Under the doctrine of inclusio unius exclusio
alterius (the inclusion of one is the exclusion of
another), § 1322, by specifically providing for
co-signed consumer debts to be treated separately
from other unsecured claims without regard to unfair
discrimination, does not allow any other kinds of
unsecured claims, including student loans, to be so
treated unless such discrimination is fair.
Id. at 348. The bankruptcy court also stated that separate
classification of student loans based solely on their duration
could produce "anomalous results."
For example, a student loan with thirty-six monthly
payments remaining could not qualify under §
1322(b)(5) and, therefore, would have to be classed
with all of the other unsecured creditors. However,
an identical obligation with thirty-seven monthly
payments remaining would be entitled to full payment
under the plan without any inquiry as to whether the
proposed treatment was fair.
Id. Applying these theories to the facts of the case, the
bankruptcy court held that "§ 1322(b)(1) prohibits unfair
discrimination even when it appears in the guise of treatment of
long-term debt under § 1322(b)(5)." Id. But see McCullough,
162 B.R. at 510 ("debtors could almost always design plans that do
not discriminate" by "simply . . . treat[ing] student loans as
long term debt under Section 1322(b)(5)"). The Coonce noted
that a debtor's fresh start must be balanced against the
creditors' right to fair treatment, and found that the debtors in
that case could formulate a nondiscriminatory plan that paid the
student loan creditors on a pro rata basis with other unsecured
creditors during the life of the plan and as a continuing
obligation thereafter. Id. at 349. See also In re Caruso, No.
00-84200, 2001 WL 34076052 (Bankr. C.D. Ill. July 16, 2001)
(following Coonce to reject as unfairly discriminatory a plan
that proposed to pay student loan creditor 50% of its claim while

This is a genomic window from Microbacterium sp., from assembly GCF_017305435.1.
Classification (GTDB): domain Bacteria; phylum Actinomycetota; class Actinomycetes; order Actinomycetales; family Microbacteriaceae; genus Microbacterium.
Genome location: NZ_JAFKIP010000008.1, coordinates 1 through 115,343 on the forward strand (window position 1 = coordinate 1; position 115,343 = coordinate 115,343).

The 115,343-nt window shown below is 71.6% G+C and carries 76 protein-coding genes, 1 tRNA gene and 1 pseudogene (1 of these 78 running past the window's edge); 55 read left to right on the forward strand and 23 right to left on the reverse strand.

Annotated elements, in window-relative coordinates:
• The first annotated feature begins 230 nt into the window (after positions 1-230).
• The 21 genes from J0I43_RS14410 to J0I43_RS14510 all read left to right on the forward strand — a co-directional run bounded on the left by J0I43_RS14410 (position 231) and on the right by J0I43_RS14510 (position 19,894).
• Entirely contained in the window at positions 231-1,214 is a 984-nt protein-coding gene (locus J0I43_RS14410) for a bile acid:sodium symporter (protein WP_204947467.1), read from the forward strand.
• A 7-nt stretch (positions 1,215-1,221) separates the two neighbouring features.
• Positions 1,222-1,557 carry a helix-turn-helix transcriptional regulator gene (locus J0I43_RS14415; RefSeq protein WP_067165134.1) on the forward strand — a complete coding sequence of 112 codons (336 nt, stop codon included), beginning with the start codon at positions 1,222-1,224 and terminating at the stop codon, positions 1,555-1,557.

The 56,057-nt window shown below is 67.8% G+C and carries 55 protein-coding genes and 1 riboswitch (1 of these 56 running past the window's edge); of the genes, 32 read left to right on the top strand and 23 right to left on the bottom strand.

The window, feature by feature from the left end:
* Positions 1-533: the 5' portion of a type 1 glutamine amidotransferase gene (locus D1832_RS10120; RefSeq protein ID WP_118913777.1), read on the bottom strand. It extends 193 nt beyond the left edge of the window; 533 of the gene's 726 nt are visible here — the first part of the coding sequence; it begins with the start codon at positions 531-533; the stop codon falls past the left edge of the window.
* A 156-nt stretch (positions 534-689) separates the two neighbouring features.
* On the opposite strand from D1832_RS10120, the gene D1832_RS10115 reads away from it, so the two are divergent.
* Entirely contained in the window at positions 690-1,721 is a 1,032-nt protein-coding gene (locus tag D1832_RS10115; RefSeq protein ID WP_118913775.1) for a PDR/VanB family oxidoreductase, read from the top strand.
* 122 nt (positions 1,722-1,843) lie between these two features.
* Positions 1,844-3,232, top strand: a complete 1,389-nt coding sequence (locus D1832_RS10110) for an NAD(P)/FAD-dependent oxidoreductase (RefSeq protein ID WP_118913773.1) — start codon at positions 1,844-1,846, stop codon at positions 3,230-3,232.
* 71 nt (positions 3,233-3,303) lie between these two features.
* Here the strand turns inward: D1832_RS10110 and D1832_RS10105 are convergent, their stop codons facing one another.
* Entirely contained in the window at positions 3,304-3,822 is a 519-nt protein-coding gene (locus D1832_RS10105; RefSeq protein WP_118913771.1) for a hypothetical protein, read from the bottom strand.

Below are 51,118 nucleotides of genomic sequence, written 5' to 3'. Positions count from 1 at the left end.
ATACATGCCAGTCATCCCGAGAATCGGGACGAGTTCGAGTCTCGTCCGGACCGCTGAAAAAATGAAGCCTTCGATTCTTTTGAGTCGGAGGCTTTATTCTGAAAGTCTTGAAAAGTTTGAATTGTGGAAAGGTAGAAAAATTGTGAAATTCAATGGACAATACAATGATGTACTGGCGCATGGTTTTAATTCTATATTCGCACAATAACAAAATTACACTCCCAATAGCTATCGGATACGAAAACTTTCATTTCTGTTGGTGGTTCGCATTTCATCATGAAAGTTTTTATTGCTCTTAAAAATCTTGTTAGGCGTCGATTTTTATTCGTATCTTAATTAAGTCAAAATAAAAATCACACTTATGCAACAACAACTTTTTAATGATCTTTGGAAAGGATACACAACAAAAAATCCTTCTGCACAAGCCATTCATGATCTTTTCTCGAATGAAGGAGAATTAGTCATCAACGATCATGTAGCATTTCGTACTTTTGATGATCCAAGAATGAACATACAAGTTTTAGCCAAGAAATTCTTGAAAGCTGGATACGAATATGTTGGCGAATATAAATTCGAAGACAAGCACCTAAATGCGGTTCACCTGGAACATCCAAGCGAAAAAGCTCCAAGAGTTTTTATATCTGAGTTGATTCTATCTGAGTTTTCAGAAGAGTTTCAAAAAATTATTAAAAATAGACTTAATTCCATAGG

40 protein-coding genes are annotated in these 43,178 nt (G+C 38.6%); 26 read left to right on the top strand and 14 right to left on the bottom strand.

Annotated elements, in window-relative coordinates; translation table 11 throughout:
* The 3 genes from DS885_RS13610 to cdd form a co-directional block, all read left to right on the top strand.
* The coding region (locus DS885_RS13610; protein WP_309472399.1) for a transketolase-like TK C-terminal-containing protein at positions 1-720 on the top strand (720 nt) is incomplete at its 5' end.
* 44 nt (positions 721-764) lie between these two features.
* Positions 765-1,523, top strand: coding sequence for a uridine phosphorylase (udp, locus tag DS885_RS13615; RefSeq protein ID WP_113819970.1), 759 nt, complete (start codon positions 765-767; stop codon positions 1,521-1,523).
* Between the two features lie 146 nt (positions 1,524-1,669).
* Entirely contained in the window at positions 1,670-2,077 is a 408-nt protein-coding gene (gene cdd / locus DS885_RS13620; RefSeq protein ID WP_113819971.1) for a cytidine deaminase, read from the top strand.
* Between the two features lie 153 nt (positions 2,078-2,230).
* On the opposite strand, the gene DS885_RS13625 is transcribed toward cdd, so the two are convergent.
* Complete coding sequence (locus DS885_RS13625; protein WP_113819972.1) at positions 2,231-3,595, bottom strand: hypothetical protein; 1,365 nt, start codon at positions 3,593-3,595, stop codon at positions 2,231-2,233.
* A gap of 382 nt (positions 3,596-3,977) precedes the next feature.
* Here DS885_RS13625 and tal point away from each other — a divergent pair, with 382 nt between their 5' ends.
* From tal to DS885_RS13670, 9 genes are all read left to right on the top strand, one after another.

paying other unsecured creditors 2% of their claims).
A New Hampshire bankruptcy court took a contrary view in In re
Chandler, 210 B.R. 898 (Bankr. D.N.H. 1997). The debtors in
Chandler proposed that they continue to pay the required
monthly contractual obligations on student loans outside the
Chapter 13 plan, and pay other unsecured creditors some lesser percentage of their claims. Id.
at 900. The bankruptcy court determined that the proposal did not
violate § 1322(b)(1):
The Court holds that placing unsecured creditors,
like those holding student loans, into a separate
class and permitting debtors to maintain their
payments to them at the full contract rate, as
expressly permitted by section 1322(b)(5), is not
"unfair" discrimination. This must be the result
intended by Congress; otherwise, how could a debtor's
plan provide for the "maintenance of payments" on
"unsecured" claims under section 1322(b)(5) if it
were considered "unfair discrimination" under section
1322(b)(1). In order to give meaning to both
subsections, the Court finds that the discrimination
proposed by the debtors in this case is not unfair.
Id. at 904. The bankruptcy court stated that debtors may not
"accelerate payments or make any payment other than those
necessary to cure defaults and keep current on the loan in
accordance with the statute." Id.